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My Lords, I have spoken many times before about freedom of speech. I want to link together the Prevent guidance amendment, this amendment and Amendment 469. In my view they stand and fall together because they are trying to demarcate the line between lawful and unlawful freedom of speech. That is all that matters, including in the Prevent guidance.
People often see freedom of speech as too broad and as encompassing everything, but it is always within the law. I anticipate that in response the Government will say that freedom of speech is already guaranteed. However, Section 43 of the Education (No. 2) Act 1986 is too narrow. It is treated as limited to meetings and to the refusal of the use of premises to persons with unpopular beliefs. Universities have not handled this well. They have wrongly refrained from securing freedom of speech where student unions are involved, on the grounds that the unions are autonomous. That is not the case under charity law, nor does it fit with the universities’ own public sector equality duty. Moreover, Section 43(8) of that same Act expressly includes student unions. Universities have treated their duty as fulfilled if they have a code of practice concerning freedom of speech.
However, the practice of censorship is spreading, both by universities and by student unions. As I have explained before to this House, many explicit restrictions on speech are now extant, including bans on specific ideologies, behaviours, political affiliations, books, speakers and words. Students even get expelled for having controversial views. The National Union of Students has a safe-space policy and brands certain beliefs as dangerous and to be repressed, without regard to what is legal or illegal. The academic boycott of Israel-related activities is illegal as it discriminates against people on the grounds of their nationality and religion, and is contrary to the “universality of science” principle. Indeed, in this era of Brexit we should point out that attempts to put barriers in the way of exchange between scientists and other academics, inside or outside the EU, who wish to collaborate in research and conferences conflict with the principle of the universality of science, and it would be the same if other European states put barriers in the way of UK researchers. A recent bad example of behaviour is the LSE, which silenced a lecture by its own lecturer Dr Perkins because of his unpopular views on unemployment.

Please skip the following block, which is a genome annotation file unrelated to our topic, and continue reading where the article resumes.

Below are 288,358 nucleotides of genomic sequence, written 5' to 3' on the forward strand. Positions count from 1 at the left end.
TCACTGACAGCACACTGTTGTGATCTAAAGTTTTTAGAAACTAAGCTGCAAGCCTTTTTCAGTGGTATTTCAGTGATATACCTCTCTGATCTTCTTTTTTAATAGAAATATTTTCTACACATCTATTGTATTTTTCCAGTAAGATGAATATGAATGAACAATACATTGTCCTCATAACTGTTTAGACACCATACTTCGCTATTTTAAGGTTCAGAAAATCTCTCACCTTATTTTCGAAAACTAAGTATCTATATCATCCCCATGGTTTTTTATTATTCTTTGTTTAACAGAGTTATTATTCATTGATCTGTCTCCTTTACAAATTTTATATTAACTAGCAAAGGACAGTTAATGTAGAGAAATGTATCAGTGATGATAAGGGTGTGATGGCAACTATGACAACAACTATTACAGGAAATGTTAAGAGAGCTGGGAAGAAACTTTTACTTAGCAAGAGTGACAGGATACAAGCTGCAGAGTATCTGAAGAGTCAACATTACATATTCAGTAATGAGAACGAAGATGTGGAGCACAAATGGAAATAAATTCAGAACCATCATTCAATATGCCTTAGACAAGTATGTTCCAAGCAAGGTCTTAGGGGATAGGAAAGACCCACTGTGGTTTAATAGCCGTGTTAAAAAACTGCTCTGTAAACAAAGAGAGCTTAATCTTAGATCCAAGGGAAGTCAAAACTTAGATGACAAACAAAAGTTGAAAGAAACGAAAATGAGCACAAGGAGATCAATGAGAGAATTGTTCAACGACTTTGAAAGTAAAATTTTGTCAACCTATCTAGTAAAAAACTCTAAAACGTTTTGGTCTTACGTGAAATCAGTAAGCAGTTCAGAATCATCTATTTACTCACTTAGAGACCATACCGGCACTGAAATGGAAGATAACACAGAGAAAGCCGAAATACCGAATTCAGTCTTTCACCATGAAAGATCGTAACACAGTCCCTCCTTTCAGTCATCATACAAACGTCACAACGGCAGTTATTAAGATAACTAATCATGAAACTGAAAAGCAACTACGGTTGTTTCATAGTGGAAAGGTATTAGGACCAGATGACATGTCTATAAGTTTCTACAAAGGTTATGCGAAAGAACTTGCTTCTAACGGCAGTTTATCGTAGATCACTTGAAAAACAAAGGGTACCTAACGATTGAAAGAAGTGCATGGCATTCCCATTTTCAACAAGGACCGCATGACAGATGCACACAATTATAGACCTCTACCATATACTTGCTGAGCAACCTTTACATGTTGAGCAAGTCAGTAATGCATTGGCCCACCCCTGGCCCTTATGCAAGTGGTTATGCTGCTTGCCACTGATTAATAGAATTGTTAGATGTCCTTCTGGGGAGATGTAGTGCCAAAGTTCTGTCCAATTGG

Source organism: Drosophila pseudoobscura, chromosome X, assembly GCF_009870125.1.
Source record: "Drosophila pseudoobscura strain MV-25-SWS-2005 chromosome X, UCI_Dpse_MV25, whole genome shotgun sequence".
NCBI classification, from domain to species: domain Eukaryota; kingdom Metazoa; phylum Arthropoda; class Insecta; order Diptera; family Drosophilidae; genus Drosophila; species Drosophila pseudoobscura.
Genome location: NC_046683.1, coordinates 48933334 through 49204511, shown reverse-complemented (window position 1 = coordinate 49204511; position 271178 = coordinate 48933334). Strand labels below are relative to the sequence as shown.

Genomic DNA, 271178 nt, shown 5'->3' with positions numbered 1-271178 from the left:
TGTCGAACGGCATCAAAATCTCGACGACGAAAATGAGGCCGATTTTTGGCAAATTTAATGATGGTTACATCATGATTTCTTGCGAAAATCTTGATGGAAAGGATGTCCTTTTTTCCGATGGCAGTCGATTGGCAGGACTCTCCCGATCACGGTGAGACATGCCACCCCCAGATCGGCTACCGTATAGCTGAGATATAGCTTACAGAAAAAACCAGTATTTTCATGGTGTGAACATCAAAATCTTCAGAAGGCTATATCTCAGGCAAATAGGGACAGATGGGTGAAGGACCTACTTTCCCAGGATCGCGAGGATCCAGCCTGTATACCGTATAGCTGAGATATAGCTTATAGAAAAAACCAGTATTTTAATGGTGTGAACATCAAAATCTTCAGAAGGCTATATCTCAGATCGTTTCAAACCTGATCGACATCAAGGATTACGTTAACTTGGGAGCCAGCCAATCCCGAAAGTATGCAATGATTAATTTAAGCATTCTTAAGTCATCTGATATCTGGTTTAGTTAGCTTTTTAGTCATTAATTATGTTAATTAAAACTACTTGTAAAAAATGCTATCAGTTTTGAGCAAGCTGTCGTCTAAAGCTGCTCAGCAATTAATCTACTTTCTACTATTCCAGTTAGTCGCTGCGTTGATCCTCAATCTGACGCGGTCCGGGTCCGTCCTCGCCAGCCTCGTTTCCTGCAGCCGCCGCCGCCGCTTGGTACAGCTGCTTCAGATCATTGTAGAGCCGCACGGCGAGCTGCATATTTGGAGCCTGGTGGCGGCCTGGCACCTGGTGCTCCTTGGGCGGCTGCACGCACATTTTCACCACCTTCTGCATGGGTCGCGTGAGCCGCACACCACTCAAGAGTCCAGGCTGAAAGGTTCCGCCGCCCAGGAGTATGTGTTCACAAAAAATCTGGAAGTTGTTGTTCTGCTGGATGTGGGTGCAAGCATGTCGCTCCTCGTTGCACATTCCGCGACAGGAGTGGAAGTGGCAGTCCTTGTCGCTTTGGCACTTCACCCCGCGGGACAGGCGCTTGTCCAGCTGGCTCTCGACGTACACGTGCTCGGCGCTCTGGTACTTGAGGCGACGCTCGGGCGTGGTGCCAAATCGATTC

Freedom of speech in the UK is limited. I will not give noble Lords the whole list of measures; I shall name just a few. It is limited by the prohibition of race hatred in the Public Order Act 1986, the Protection from Harassment Act 1997, the Equality Act 2010, and the Charities Act 2006 as it applies to student unions, defamation, the encouragement of terrorism and incitement to violence. There is a great deal of law for universities to take on board in permitting lawful freedom of speech in any case.
We need a new clause to go beyond meetings and make all this clear. Students have been closing down free speech and universities have neither intervened, nor protected it, nor taken action when it is lawful— or unlawful. We all recall when the Nobel laureate, Sir Tim Hunt, was hounded out of University College London. Section 43 was irrelevant, because his tasteless joke was made abroad. Universities are not taking up training offers about freedom of speech—what is lawful and what is unlawful. This amendment would ensure that lecturers and university authorities took cognisance of the law, got training in it and ceased to treat student unions as autonomous. They should know that they have a duty to promote good relations between different groups on campus under the Equality Act. I wish this amendment were not necessary, but it is.